In recent posts, we've gotten REAL about relationships and adoption complexity. To continue this conversation, let's examine how fear, self-doubt and rivalry can undermine us, color our thoughts on adoption, on permanency and on beliefs.
Without doubt, we have a fierce love for our children. We strive to be the best parents possible. Because we understand that adoption is complex, we accept the need to develop a healthy adoption-attuned awareness. This commits us to do everything in our power to become adequately educated and sensitive to the needs of adoption. We accept that we must go the extra distance.
We recognize that birth family is a REAL presence in our children. It exists in their DNA, their psyche and their hearts even when they are not physically in touch. We understand that biology influences their beliefs, self-image and their behavior. (Betty Jean Lifton, a pioneer in adoption calls this presence the "Ghost Kingdom"--the great if onlys or what ifs which underlie every adoption. Birth and adoptive parents and adoptees wonder about alternate realities: What if I'd been able to raise my child? What if we'd conceived a child? What if I lived with my birth mother?)
These "ghost" relationships can challenge us in many ways. Sometimes they can blossom into fears. Fears that we aren't good enough parents. Fears that our child might choose to leave us in the dust when they reach eighteen. Fears that our children might be better off with their birth mother, especially if their race or culture differs from our own. Fears that we have not embraced their cultural or racial roots adequately. Fears that we are falling short or doing it wrong in adoption. Fear is an intimidating and dangerous adversary.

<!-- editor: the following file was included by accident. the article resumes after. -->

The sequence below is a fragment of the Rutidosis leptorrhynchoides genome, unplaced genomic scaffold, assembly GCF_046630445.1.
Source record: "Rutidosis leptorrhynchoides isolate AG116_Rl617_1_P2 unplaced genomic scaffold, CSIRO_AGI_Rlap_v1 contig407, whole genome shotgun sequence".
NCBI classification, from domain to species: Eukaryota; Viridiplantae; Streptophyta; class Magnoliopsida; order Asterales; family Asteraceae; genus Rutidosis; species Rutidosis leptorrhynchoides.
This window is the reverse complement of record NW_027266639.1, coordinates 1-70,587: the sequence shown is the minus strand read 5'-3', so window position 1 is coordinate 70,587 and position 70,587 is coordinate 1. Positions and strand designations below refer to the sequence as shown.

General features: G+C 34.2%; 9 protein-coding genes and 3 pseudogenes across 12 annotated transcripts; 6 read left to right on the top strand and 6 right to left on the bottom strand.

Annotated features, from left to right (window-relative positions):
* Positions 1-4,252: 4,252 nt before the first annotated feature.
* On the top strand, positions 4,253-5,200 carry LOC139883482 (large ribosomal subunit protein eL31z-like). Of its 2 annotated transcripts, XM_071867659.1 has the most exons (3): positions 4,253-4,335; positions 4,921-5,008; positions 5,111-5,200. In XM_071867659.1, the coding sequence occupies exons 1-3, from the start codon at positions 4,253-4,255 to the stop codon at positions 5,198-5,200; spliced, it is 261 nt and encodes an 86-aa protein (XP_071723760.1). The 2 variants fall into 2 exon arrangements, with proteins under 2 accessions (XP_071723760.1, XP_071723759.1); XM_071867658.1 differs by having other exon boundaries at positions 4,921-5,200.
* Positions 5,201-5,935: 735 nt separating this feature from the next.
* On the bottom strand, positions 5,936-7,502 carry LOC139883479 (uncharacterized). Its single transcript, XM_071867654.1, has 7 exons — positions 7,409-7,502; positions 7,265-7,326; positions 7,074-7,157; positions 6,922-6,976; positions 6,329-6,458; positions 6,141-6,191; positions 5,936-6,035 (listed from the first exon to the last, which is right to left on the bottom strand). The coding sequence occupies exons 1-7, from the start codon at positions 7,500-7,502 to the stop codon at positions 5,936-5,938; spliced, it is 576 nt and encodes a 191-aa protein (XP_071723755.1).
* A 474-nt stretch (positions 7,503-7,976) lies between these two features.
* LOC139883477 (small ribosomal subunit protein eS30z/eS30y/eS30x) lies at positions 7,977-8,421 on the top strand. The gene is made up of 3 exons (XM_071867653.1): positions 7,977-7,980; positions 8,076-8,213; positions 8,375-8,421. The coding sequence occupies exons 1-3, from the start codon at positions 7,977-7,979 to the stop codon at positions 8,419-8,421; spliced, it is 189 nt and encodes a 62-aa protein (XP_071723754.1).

In response to a recent article written by a transracial adoptee which I shared on the GIFT Family Services Facebook page, a subscriber** commented, "Sometimes it's hard for me to hear the experiences of children in my children's situation. But in order to love more completely, I need to take it in and be receptive and then open to change within myself." It requires courage to face our shortcomings, to see our need to grow or learn so we can do better.
Fear lies to us, seeds mistrust, throws us off balance, and undercuts our relationships. We must learn to recognize fear as the dissembling factor that it is. When fear arrives, first, perform a gut check; sometimes fear is actually our subconscious messaging us that we are lying to ourselves or are resisting action that needs to be taken.
This requires courage because admitting our own shortcomings is unpleasant. Plus, once we allow ourselves to see we have unfinished work, we can no longer live in the fantasy of denial. We must take the necessary action, make the change, express the apology, offer forgiveness, etc. or we will continue to tumble in the undertow of fear.
Once we've determined we are living in our integrity, we must move on. Leave fear in the dust and get on with the REAL business of loving and living, of facing the hard stuff and savoring the good stuff. Strive to have routine conversations within the family that address these REAL issues and the power that fear wields. Fear can drive an adrenalin-fueled challenge to change or grow. Or, it can hurl a tidal wave that drowns us. We determine which.
Subscribers to this blog know I believe general-interest books offer an excellent gateway to important adoption-connected conversations. Consider this delightful picture book, A Dark, Dark Cave., written by Eric Hoffman and illustrated by Corey R. Tabor. It follows two children and their dog while they explore. They aim a flashlight into the abyss. Will they respond with excitement or fear when braving the darkness? Will they choose to enter the cave? Yes! An adventure of sight, sound and emotion begins as they explore. They cautiously, bravely continue and encounter a variety of surprises--bats, lizards, sparkling crystals. Until ...
Imagine the potential discussions it might spark when we ask our kids the kind of things they might fear in the dark. How might you gently nudge the conversation towards adoption? How might this discussion benefit the entire family? Read my entire review on Writing to Connect.
**Used with permission http://wp.me/p4r2GC-1Bm